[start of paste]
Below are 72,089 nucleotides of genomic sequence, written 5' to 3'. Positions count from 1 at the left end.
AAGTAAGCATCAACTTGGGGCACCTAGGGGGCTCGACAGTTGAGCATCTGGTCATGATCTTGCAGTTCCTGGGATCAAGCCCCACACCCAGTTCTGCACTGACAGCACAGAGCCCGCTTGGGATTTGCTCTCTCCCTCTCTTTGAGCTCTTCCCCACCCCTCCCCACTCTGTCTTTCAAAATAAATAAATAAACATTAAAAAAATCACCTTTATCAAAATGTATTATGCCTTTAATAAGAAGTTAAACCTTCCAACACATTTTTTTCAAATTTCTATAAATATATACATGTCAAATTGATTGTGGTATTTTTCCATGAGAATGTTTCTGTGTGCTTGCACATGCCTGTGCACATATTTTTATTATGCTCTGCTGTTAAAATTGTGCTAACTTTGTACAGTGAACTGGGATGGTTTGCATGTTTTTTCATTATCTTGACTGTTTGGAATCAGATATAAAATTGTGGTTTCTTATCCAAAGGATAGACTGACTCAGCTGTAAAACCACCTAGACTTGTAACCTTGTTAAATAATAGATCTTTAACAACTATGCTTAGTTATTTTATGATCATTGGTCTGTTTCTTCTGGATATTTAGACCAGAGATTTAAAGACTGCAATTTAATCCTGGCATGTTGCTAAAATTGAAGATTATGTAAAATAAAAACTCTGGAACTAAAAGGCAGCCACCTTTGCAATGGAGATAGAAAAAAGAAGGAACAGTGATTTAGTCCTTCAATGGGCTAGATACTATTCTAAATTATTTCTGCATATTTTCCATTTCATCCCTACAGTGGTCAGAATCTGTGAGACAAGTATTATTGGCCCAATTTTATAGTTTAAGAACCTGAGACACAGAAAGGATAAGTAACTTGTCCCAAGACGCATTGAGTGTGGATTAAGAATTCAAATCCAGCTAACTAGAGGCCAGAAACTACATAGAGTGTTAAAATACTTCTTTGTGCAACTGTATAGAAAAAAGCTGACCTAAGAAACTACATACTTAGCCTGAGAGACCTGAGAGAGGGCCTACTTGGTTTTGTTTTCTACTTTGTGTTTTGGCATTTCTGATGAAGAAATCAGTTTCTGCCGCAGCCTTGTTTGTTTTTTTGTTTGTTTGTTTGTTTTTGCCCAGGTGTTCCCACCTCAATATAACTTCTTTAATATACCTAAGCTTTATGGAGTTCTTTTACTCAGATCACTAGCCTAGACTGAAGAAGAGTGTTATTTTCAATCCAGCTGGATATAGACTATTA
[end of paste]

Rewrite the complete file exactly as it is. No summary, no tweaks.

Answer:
Below are 72,089 nucleotides of genomic sequence, written 5' to 3'. Positions count from 1 at the left end.
AAGTAAGCATCAACTTGGGGCACCTAGGGGGCTCGACAGTTGAGCATCTGGTCATGATCTTGCAGTTCCTGGGATCAAGCCCCACACCCAGTTCTGCACTGACAGCACAGAGCCCGCTTGGGATTTGCTCTCTCCCTCTCTTTGAGCTCTTCCCCACCCCTCCCCACTCTGTCTTTCAAAATAAATAAATAAACATTAAAAAAATCACCTTTATCAAAATGTATTATGCCTTTAATAAGAAGTTAAACCTTCCAACACATTTTTTTCAAATTTCTATAAATATATACATGTCAAATTGATTGTGGTATTTTTCCATGAGAATGTTTCTGTGTGCTTGCACATGCCTGTGCACATATTTTTATTATGCTCTGCTGTTAAAATTGTGCTAACTTTGTACAGTGAACTGGGATGGTTTGCATGTTTTTTCATTATCTTGACTGTTTGGAATCAGATATAAAATTGTGGTTTCTTATCCAAAGGATAGACTGACTCAGCTGTAAAACCACCTAGACTTGTAACCTTGTTAAATAATAGATCTTTAACAACTATGCTTAGTTATTTTATGATCATTGGTCTGTTTCTTCTGGATATTTAGACCAGAGATTTAAAGACTGCAATTTAATCCTGGCATGTTGCTAAAATTGAAGATTATGTAAAATAAAAACTCTGGAACTAAAAGGCAGCCACCTTTGCAATGGAGATAGAAAAAAGAAGGAACAGTGATTTAGTCCTTCAATGGGCTAGATACTATTCTAAATTATTTCTGCATATTTTCCATTTCATCCCTACAGTGGTCAGAATCTGTGAGACAAGTATTATTGGCCCAATTTTATAGTTTAAGAACCTGAGACACAGAAAGGATAAGTAACTTGTCCCAAGACGCATTGAGTGTGGATTAAGAATTCAAATCCAGCTAACTAGAGGCCAGAAACTACATAGAGTGTTAAAATACTTCTTTGTGCAACTGTATAGAAAAAAGCTGACCTAAGAAACTACATACTTAGCCTGAGAGACCTGAGAGAGGGCCTACTTGGTTTTGTTTTCTACTTTGTGTTTTGGCATTTCTGATGAAGAAATCAGTTTCTGCCGCAGCCTTGTTTGTTTTTTTGTTTGTTTGTTTGTTTTTGCCCAGGTGTTCCCACCTCAATATAACTTCTTTAATATACCTAAGCTTTATGGAGTTCTTTTACTCAGATCACTAGCCTAGACTGAAGAAGAGTGTTATTTTCAATCCAGCTGGATATAGACTATTA